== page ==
Your Inner Critic Wants A Challenge

When you write, do so with mad abandon.

Give yourself full license to go wild and be as tangled and all over the place as necessary.

Because it feels invigorating. A part of you craves the untamed fire of creation. You want it.

The inner critic doesn’t know how to handle this untamed fire. It has trouble making itself useful amidst the fury and force.

It wants to be helpful, so it interrupts you when you are trying to write. You write, then you pause.

That idea could be better. No, that isn’t right. I could have phrased that a different way. I made a mistake. Oops. Let me go back and revise that. This is embarrassing. I need to get my thinking straight here. I don’t have any good ideas. I’m a worthless writer. I should probably just stare off into space and mutter expletives.

That’s your inner critic when it doesn’t know what else to do.

There’s nothing wrong with your critic. Without a critical side, we wouldn’t have a sense of direction and focus and a yearning for precision, to get the job finished rather that just noodle around endlessly.

The problem is that the critic comes in when you don’t want. It’s trying to be helpful, but it’s not correctly employed. The result: your creative impulse is unhappy because it gets interrupted all the time, and your critical impulse is unhappy because it’s not being given a chance to really stand up and shine.

We can give it something better to do besides being the eternal backseat driver pestering your inner creative impulse.

We can simply ask the critic to go take a bath for a time while we create. Then after the creative makes its mess, the critic can come in, all shining and clean and razor-sharp, energized, motivated — it can smell a disaster a mile a way. And we invite the critic to take charge of the mess. It knows what to do with a mess.

I’ve got this. I can handle this. You’re in good hands. I see where you’re going here. Let’s just change around how we have ordered things. That comma splice is easy enough to fix. There, now, doesn’t that feel better?

And before long, things are starting to look more polished. The organization is cleaner, crisper. The piece is being revised with a sense of eagerness.

Vitality in the creative phase, vitality in the critical phase.

This two part dance is so simple it’s unfortunate more people don’t work this way. It just takes a bit of discipline. We get muddled, convinced that we should sneak back and forth between modes, but doing that depolarizes the flow.

It’s far more productive to stay entirely in one mode at a time. When you’re flowing, flow fully. Take full command. Let it be however it is. Feel into the moment and use words. It doesn’t matter if you make a mess. In fact, the more of a mess you make, the more you will whet the appetite of your critical side.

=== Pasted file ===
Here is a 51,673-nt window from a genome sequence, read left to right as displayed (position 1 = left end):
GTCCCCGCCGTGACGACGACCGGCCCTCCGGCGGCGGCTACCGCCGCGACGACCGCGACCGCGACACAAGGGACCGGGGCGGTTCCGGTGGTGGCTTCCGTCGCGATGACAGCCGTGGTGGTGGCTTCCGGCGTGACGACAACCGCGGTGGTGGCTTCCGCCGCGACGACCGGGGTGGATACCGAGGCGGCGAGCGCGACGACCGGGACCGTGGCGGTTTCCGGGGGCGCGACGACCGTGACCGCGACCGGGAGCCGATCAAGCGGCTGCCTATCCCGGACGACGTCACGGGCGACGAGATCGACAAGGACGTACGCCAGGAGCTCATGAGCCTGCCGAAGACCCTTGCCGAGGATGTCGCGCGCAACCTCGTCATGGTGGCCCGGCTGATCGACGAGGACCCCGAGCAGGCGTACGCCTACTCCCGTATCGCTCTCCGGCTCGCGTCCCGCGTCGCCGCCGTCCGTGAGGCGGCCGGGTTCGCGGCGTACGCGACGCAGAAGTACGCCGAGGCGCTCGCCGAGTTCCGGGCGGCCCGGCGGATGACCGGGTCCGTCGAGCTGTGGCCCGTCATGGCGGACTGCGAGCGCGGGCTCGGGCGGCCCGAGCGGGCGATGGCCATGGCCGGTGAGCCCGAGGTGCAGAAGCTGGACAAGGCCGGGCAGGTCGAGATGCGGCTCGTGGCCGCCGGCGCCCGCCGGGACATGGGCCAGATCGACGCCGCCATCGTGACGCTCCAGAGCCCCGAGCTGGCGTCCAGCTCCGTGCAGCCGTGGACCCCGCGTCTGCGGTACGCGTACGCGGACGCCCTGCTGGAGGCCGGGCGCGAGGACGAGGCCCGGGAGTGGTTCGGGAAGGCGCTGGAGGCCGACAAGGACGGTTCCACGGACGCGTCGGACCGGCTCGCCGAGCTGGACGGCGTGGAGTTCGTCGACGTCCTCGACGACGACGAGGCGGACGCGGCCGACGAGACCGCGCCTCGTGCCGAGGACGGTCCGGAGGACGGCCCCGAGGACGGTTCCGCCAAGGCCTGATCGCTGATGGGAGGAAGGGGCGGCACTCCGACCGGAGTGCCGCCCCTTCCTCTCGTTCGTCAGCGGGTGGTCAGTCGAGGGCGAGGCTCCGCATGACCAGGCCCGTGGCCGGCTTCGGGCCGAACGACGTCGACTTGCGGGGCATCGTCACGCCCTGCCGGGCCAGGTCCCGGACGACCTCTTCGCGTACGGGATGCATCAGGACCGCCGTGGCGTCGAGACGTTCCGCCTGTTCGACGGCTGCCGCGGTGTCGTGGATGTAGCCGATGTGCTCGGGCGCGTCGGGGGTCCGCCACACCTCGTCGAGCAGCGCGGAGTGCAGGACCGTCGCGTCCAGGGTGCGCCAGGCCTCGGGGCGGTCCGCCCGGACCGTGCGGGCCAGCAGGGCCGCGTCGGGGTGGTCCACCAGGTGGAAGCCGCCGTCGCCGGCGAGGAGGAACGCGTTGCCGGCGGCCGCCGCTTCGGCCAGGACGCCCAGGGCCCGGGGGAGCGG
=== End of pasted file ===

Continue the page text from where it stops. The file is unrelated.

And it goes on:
Try it if you don’t believe me.

You can feel the polarity build as you freewrite.

Staying in the creative mode, following the flow of ideas and emotions, you also understand that you are making errors and mistakes along the way. Some things aren’t cinched up or maybe not even remotely clear at times. That’s fine. Steady forward momentum accomplishes more than you might realize. It fuels some part of you. Meanwhile, that adorable critical side of you is waiting, listening, ready, eager.

Part of you gets to rest while in one mode or the other. Instead of trying to do both things at once, working twice as hard, you can simply flow and have fun, be easy and light and free, and then show up as your critical perfectionist, taking the opportunity to have the last laugh, get in the final word. Claim ownership of your writing.

Part of you wants the challenge.

[bctt tweet=”Your inner critic is looking for a place to shine.”]

Depth Freewriting Exercise: Rebuild Polarity Between Critical and Creative

Try this.

  • Set the intention to remain in the creative mode. Whatever is present for you, write that. If it’s coherent, fine. If it’s incoherent, fine. Flow and be wild. Reconnect with the inherent joy of the process.
  • Write for one hour without stopping. See what emerges. Maybe you have in mind something you want to write about, and maybe you don’t. It can work just fine either way.
  • Take a ten minute break. Do something that gives you a complete reboot. Walk around, stretch, take some nice deep breaths.
  • Invite the critic to your writing desk.
  • Set the intention to remain in the critical mode. If more creativity happens, that’s fine. But there is no need to try.
  • Reread what you have written. Look for the parts that stand out and raise engaging questions. Notice how you feel moved. Find patterns and the potential to restructure and improve upon the form of the parts that feel most alive. Do whatever necessary to transform the mess into more coherent pieces. Add and subtract material as needed. Maybe it will take another hour to do this.

There you have it! A bonafide experience of restored polarity between your critical and creative sides.

To be sure, there is so much more nuance, so many more specific strategies that I could share here to help you get the most of this exercise. More than can be described in a single blog post. But experience is the best teacher, so I wanted to share this for you to dive into. Feel free to share your experience of this exercise!

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